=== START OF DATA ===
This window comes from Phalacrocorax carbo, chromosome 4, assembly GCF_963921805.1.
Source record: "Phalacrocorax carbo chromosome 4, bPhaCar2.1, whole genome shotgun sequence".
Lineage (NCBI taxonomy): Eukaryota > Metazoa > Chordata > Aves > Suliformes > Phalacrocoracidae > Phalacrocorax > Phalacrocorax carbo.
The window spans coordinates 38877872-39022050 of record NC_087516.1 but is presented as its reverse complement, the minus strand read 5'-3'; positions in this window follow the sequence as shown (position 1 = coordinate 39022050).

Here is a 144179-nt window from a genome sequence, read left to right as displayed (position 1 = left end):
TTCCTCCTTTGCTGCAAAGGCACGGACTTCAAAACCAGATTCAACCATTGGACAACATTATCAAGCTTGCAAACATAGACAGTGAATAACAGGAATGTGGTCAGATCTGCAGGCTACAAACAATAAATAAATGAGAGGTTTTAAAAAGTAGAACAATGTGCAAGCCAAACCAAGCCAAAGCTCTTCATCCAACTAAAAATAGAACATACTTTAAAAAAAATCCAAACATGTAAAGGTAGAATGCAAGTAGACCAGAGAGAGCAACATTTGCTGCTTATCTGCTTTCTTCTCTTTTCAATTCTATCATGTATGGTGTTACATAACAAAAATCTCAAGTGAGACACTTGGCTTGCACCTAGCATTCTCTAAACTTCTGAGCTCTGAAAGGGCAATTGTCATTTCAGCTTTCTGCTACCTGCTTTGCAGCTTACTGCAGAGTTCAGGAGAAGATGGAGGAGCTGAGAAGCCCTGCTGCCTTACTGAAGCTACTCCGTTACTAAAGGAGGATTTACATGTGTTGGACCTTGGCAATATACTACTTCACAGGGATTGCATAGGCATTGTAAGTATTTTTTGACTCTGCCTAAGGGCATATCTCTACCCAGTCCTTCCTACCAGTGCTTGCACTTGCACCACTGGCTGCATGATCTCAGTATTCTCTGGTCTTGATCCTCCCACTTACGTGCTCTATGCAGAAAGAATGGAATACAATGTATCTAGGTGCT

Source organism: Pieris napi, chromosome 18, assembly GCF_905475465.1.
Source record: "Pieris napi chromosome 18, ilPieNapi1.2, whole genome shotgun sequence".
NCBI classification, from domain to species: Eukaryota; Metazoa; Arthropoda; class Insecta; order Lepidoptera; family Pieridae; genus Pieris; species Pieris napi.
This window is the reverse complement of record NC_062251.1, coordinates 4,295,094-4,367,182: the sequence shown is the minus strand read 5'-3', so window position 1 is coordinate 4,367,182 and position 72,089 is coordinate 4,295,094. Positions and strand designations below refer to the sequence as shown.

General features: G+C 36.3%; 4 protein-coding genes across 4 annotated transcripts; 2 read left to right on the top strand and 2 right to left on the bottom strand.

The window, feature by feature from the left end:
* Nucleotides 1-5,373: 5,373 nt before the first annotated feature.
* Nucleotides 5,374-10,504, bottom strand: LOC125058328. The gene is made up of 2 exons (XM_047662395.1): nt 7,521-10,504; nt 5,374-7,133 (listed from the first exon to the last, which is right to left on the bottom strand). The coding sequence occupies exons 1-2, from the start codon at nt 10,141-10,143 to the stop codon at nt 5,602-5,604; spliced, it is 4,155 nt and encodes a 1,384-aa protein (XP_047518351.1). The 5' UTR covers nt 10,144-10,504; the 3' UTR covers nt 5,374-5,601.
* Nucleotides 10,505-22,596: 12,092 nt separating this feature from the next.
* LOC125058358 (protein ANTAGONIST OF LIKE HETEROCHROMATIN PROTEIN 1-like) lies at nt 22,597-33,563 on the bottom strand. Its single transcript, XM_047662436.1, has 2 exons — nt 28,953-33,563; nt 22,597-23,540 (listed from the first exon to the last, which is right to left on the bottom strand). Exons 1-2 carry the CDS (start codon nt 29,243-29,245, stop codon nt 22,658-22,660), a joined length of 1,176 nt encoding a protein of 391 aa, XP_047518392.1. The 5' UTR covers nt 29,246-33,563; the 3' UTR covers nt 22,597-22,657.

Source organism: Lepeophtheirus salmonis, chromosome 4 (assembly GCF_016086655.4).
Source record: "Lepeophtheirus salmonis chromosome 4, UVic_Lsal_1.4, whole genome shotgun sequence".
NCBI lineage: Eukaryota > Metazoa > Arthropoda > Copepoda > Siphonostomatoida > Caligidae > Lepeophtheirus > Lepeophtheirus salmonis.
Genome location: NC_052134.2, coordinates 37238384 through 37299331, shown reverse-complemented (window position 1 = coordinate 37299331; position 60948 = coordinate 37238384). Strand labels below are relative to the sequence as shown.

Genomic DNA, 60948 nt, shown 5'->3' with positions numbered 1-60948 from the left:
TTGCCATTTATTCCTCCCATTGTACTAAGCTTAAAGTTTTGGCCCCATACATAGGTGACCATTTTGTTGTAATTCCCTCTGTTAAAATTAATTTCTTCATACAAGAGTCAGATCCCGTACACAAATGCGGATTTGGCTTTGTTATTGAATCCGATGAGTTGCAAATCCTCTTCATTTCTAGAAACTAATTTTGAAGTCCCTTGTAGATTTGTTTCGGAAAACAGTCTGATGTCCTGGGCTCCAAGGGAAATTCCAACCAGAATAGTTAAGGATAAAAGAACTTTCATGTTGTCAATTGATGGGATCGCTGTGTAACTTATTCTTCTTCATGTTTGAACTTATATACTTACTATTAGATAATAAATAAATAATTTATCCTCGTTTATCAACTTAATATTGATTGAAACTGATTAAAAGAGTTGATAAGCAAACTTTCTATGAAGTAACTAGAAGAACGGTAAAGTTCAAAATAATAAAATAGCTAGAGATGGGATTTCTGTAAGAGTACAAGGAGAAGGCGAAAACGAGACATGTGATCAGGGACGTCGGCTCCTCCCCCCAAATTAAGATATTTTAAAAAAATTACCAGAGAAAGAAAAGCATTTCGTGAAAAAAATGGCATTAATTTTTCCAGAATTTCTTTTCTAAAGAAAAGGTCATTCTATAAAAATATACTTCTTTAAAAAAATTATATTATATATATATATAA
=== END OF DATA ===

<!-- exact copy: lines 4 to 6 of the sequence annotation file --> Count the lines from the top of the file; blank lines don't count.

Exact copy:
The window spans coordinates 38877872-39022050 of record NC_087516.1 but is presented as its reverse complement, the minus strand read 5'-3'; positions in this window follow the sequence as shown (position 1 = coordinate 39022050).

Here is a 144179-nt window from a genome sequence, read left to right as displayed (position 1 = left end):
TTCCTCCTTTGCTGCAAAGGCACGGACTTCAAAACCAGATTCAACCATTGGACAACATTATCAAGCTTGCAAACATAGACAGTGAATAACAGGAATGTGGTCAGATCTGCAGGCTACAAACAATAAATAAATGAGAGGTTTTAAAAAGTAGAACAATGTGCAAGCCAAACCAAGCCAAAGCTCTTCATCCAACTAAAAATAGAACATACTTTAAAAAAAATCCAAACATGTAAAGGTAGAATGCAAGTAGACCAGAGAGAGCAACATTTGCTGCTTATCTGCTTTCTTCTCTTTTCAATTCTATCATGTATGGTGTTACATAACAAAAATCTCAAGTGAGACACTTGGCTTGCACCTAGCATTCTCTAAACTTCTGAGCTCTGAAAGGGCAATTGTCATTTCAGCTTTCTGCTACCTGCTTTGCAGCTTACTGCAGAGTTCAGGAGAAGATGGAGGAGCTGAGAAGCCCTGCTGCCTTACTGAAGCTACTCCGTTACTAAAGGAGGATTTACATGTGTTGGACCTTGGCAATATACTACTTCACAGGGATTGCATAGGCATTGTAAGTATTTTTTGACTCTGCCTAAGGGCATATCTCTACCCAGTCCTTCCTACCAGTGCTTGCACTTGCACCACTGGCTGCATGATCTCAGTATTCTCTGGTCTTGATCCTCCCACTTACGTGCTCTATGCAGAAAGAATGGAATACAATGTATCTAGGTGCT